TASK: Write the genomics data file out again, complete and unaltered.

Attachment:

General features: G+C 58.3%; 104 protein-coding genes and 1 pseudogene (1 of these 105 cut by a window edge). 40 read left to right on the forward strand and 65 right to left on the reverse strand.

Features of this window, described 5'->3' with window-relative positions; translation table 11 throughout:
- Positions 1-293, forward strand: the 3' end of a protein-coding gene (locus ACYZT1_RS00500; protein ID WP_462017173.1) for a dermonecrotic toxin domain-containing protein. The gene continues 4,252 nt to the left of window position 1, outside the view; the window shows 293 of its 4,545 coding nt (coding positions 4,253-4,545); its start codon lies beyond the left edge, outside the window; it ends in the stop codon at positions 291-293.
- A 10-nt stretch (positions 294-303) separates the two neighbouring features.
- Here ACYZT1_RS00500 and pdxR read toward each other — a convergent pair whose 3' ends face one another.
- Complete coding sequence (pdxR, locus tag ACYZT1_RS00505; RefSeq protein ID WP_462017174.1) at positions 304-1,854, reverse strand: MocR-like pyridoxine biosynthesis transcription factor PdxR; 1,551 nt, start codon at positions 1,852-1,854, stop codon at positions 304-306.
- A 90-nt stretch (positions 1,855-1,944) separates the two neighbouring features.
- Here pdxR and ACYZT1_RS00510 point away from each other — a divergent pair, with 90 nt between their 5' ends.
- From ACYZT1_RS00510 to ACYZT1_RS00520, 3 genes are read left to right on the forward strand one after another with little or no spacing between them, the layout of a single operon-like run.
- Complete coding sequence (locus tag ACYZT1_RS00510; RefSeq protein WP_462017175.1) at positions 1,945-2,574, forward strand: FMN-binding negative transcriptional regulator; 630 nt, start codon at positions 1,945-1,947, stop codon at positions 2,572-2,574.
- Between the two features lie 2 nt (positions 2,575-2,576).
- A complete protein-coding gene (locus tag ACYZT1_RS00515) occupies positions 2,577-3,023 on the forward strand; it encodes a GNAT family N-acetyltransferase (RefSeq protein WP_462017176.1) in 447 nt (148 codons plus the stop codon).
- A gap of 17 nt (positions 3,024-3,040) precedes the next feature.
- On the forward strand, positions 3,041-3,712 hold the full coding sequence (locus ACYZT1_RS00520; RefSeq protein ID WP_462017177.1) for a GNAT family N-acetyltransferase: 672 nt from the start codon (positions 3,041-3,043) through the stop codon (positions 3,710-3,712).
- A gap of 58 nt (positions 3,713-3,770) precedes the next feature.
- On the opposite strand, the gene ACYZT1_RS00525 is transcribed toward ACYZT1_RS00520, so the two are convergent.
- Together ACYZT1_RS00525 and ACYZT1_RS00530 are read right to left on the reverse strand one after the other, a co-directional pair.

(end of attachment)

General features: G+C 58.3%; 104 protein-coding genes and 1 pseudogene (1 of these 105 cut by a window edge). 40 read left to right on the forward strand and 65 right to left on the reverse strand.

Features of this window, described 5'->3' with window-relative positions; translation table 11 throughout:
- Positions 1-293, forward strand: the 3' end of a protein-coding gene (locus ACYZT1_RS00500; protein ID WP_462017173.1) for a dermonecrotic toxin domain-containing protein. The gene continues 4,252 nt to the left of window position 1, outside the view; the window shows 293 of its 4,545 coding nt (coding positions 4,253-4,545); its start codon lies beyond the left edge, outside the window; it ends in the stop codon at positions 291-293.
- A 10-nt stretch (positions 294-303) separates the two neighbouring features.
- Here ACYZT1_RS00500 and pdxR read toward each other — a convergent pair whose 3' ends face one another.
- Complete coding sequence (pdxR, locus tag ACYZT1_RS00505; RefSeq protein ID WP_462017174.1) at positions 304-1,854, reverse strand: MocR-like pyridoxine biosynthesis transcription factor PdxR; 1,551 nt, start codon at positions 1,852-1,854, stop codon at positions 304-306.
- A 90-nt stretch (positions 1,855-1,944) separates the two neighbouring features.
- Here pdxR and ACYZT1_RS00510 point away from each other — a divergent pair, with 90 nt between their 5' ends.
- From ACYZT1_RS00510 to ACYZT1_RS00520, 3 genes are read left to right on the forward strand one after another with little or no spacing between them, the layout of a single operon-like run.
- Complete coding sequence (locus tag ACYZT1_RS00510; RefSeq protein WP_462017175.1) at positions 1,945-2,574, forward strand: FMN-binding negative transcriptional regulator; 630 nt, start codon at positions 1,945-1,947, stop codon at positions 2,572-2,574.
- Between the two features lie 2 nt (positions 2,575-2,576).
- A complete protein-coding gene (locus tag ACYZT1_RS00515) occupies positions 2,577-3,023 on the forward strand; it encodes a GNAT family N-acetyltransferase (RefSeq protein WP_462017176.1) in 447 nt (148 codons plus the stop codon).
- A gap of 17 nt (positions 3,024-3,040) precedes the next feature.
- On the forward strand, positions 3,041-3,712 hold the full coding sequence (locus ACYZT1_RS00520; RefSeq protein ID WP_462017177.1) for a GNAT family N-acetyltransferase: 672 nt from the start codon (positions 3,041-3,043) through the stop codon (positions 3,710-3,712).
- A gap of 58 nt (positions 3,713-3,770) precedes the next feature.
- On the opposite strand, the gene ACYZT1_RS00525 is transcribed toward ACYZT1_RS00520, so the two are convergent.
- Together ACYZT1_RS00525 and ACYZT1_RS00530 are read right to left on the reverse strand one after the other, a co-directional pair.